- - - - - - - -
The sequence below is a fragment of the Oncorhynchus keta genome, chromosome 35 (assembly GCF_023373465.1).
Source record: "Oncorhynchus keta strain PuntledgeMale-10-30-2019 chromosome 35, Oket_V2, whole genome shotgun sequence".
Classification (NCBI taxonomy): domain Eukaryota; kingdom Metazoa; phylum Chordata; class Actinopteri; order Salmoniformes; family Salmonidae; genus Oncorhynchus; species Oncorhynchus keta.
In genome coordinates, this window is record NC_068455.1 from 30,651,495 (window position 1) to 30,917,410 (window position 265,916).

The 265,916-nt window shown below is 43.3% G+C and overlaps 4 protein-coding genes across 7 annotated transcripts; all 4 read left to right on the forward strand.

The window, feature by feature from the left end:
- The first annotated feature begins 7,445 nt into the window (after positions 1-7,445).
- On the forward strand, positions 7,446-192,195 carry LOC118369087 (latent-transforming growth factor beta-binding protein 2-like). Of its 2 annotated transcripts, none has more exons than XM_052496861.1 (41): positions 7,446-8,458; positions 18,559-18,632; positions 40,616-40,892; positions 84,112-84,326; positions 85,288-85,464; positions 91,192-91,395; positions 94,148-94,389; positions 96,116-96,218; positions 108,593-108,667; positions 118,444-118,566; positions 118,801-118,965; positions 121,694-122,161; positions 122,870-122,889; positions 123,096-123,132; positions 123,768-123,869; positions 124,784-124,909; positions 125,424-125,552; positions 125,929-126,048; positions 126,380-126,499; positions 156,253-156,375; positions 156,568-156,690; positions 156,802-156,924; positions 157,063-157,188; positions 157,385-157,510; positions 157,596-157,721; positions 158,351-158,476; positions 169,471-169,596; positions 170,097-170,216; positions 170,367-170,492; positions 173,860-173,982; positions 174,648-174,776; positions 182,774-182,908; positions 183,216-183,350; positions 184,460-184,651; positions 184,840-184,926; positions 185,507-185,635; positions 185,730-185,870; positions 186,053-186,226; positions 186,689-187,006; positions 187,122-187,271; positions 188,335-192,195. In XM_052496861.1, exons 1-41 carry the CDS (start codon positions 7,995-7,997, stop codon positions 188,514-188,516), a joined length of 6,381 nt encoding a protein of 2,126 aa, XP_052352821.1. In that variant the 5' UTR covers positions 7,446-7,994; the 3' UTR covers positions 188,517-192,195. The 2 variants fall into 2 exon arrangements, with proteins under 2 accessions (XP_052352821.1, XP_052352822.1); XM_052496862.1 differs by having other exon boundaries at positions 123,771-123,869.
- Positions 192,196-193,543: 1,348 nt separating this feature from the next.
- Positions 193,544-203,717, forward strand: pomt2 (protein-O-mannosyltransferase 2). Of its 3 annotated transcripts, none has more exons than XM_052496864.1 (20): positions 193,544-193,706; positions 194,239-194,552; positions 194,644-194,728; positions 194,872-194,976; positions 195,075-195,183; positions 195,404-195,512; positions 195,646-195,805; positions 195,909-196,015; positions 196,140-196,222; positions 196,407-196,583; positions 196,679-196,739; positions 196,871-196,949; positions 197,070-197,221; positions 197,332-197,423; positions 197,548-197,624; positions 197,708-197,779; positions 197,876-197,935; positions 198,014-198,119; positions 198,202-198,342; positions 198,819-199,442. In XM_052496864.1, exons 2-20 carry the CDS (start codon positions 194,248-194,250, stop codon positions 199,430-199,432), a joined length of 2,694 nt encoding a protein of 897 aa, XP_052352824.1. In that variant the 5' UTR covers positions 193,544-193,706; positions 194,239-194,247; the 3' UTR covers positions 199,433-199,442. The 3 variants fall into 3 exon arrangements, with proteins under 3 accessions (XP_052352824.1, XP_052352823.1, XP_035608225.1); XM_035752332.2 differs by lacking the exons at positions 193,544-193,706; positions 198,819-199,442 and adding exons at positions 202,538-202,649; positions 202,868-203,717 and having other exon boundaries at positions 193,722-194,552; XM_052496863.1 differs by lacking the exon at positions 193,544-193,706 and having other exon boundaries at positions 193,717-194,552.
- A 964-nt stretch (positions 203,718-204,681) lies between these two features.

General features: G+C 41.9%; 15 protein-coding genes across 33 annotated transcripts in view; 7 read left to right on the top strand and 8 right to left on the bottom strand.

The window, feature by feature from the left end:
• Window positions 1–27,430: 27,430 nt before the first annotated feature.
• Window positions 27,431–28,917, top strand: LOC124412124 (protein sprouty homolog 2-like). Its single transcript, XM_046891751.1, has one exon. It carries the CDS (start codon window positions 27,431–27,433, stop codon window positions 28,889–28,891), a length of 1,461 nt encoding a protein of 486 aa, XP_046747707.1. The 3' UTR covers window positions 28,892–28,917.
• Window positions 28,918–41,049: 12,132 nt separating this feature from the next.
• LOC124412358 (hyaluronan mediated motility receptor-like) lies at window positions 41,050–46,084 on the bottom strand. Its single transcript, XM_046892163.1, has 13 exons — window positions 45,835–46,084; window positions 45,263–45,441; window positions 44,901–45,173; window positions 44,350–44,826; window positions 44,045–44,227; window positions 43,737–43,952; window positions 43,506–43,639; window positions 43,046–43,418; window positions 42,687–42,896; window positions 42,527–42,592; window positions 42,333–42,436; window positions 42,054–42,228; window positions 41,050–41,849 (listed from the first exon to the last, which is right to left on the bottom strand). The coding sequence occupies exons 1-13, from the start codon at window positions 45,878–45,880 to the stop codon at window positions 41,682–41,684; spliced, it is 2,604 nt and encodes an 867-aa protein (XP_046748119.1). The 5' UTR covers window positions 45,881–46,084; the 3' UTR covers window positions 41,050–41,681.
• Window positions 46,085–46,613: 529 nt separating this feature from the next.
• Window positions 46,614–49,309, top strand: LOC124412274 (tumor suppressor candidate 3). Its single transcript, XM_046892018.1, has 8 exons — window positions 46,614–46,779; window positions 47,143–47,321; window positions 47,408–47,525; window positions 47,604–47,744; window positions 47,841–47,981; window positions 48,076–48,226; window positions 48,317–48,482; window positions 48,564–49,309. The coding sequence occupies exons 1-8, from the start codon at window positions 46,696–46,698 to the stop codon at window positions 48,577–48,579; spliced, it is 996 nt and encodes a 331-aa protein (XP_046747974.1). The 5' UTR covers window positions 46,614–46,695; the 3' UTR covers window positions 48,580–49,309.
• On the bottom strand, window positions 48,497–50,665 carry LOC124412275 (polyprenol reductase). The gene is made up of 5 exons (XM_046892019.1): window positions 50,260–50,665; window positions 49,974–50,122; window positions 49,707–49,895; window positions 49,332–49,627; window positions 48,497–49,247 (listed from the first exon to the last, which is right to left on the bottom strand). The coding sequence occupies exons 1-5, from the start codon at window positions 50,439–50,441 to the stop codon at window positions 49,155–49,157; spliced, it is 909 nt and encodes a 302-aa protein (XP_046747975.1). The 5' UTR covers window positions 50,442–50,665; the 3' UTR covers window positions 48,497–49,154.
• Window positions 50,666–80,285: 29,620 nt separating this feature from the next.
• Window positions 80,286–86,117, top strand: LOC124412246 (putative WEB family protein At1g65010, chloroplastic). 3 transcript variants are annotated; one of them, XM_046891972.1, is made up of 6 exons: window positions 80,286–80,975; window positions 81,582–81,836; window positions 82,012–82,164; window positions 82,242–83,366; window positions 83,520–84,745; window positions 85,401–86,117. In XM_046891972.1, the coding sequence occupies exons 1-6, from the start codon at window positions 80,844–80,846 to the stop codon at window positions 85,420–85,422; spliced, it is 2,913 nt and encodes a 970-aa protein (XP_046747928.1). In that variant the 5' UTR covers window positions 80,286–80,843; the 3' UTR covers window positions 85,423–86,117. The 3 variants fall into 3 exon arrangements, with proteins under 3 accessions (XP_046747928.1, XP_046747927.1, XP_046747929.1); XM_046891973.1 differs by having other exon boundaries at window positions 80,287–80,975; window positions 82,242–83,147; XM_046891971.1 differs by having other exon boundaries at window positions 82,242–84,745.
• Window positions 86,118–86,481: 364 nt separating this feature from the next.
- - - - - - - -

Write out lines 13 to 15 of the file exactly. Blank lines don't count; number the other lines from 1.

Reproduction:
The window, feature by feature from the left end:
• Window positions 1–27,430: 27,430 nt before the first annotated feature.
• Window positions 27,431–28,917, top strand: LOC124412124 (protein sprouty homolog 2-like). Its single transcript, XM_046891751.1, has one exon. It carries the CDS (start codon window positions 27,431–27,433, stop codon window positions 28,889–28,891), a length of 1,461 nt encoding a protein of 486 aa, XP_046747707.1. The 3' UTR covers window positions 28,892–28,917.